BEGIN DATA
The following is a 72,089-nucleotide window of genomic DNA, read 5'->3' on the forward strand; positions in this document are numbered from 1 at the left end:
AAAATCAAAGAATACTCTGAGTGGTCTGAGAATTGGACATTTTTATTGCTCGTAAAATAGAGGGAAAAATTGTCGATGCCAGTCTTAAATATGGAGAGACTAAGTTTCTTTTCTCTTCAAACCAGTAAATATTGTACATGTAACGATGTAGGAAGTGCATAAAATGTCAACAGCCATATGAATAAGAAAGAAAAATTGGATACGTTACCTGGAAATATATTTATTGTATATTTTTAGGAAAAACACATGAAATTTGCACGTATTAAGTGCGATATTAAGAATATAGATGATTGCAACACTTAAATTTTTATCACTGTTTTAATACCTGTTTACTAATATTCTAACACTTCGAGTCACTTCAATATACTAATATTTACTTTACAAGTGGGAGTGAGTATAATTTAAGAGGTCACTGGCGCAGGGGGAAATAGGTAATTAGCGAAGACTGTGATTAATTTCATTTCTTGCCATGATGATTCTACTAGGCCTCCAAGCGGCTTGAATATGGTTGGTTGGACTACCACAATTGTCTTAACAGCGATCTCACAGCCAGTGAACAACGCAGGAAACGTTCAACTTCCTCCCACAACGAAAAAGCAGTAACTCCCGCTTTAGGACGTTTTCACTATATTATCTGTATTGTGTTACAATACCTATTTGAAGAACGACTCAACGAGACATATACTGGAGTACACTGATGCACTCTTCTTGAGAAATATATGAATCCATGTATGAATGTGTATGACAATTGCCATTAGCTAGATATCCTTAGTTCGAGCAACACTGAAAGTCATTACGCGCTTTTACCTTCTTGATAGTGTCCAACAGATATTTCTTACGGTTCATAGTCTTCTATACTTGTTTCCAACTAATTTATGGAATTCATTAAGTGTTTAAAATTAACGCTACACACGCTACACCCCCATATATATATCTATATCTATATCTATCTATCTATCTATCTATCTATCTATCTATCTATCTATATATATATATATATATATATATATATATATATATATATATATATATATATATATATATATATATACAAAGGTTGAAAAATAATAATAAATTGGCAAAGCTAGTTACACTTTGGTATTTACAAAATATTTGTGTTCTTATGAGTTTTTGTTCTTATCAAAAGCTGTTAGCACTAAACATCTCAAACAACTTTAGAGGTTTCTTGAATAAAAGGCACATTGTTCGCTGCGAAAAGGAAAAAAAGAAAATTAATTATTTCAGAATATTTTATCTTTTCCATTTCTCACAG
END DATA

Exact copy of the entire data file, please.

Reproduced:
The following is a 72,089-nucleotide window of genomic DNA, read 5'->3' on the forward strand; positions in this document are numbered from 1 at the left end:
AAAATCAAAGAATACTCTGAGTGGTCTGAGAATTGGACATTTTTATTGCTCGTAAAATAGAGGGAAAAATTGTCGATGCCAGTCTTAAATATGGAGAGACTAAGTTTCTTTTCTCTTCAAACCAGTAAATATTGTACATGTAACGATGTAGGAAGTGCATAAAATGTCAACAGCCATATGAATAAGAAAGAAAAATTGGATACGTTACCTGGAAATATATTTATTGTATATTTTTAGGAAAAACACATGAAATTTGCACGTATTAAGTGCGATATTAAGAATATAGATGATTGCAACACTTAAATTTTTATCACTGTTTTAATACCTGTTTACTAATATTCTAACACTTCGAGTCACTTCAATATACTAATATTTACTTTACAAGTGGGAGTGAGTATAATTTAAGAGGTCACTGGCGCAGGGGGAAATAGGTAATTAGCGAAGACTGTGATTAATTTCATTTCTTGCCATGATGATTCTACTAGGCCTCCAAGCGGCTTGAATATGGTTGGTTGGACTACCACAATTGTCTTAACAGCGATCTCACAGCCAGTGAACAACGCAGGAAACGTTCAACTTCCTCCCACAACGAAAAAGCAGTAACTCCCGCTTTAGGACGTTTTCACTATATTATCTGTATTGTGTTACAATACCTATTTGAAGAACGACTCAACGAGACATATACTGGAGTACACTGATGCACTCTTCTTGAGAAATATATGAATCCATGTATGAATGTGTATGACAATTGCCATTAGCTAGATATCCTTAGTTCGAGCAACACTGAAAGTCATTACGCGCTTTTACCTTCTTGATAGTGTCCAACAGATATTTCTTACGGTTCATAGTCTTCTATACTTGTTTCCAACTAATTTATGGAATTCATTAAGTGTTTAAAATTAACGCTACACACGCTACACCCCCATATATATATCTATATCTATATCTATCTATCTATCTATCTATCTATCTATCTATCTATCTATATATATATATATATATATATATATATATATATATATATATATATATATATATATATATATATATACAAAGGTTGAAAAATAATAATAAATTGGCAAAGCTAGTTACACTTTGGTATTTACAAAATATTTGTGTTCTTATGAGTTTTTGTTCTTATCAAAAGCTGTTAGCACTAAACATCTCAAACAACTTTAGAGGTTTCTTGAATAAAAGGCACATTGTTCGCTGCGAAAAGGAAAAAAAGAAAATTAATTATTTCAGAATATTTTATCTTTTCCATTTCTCACAG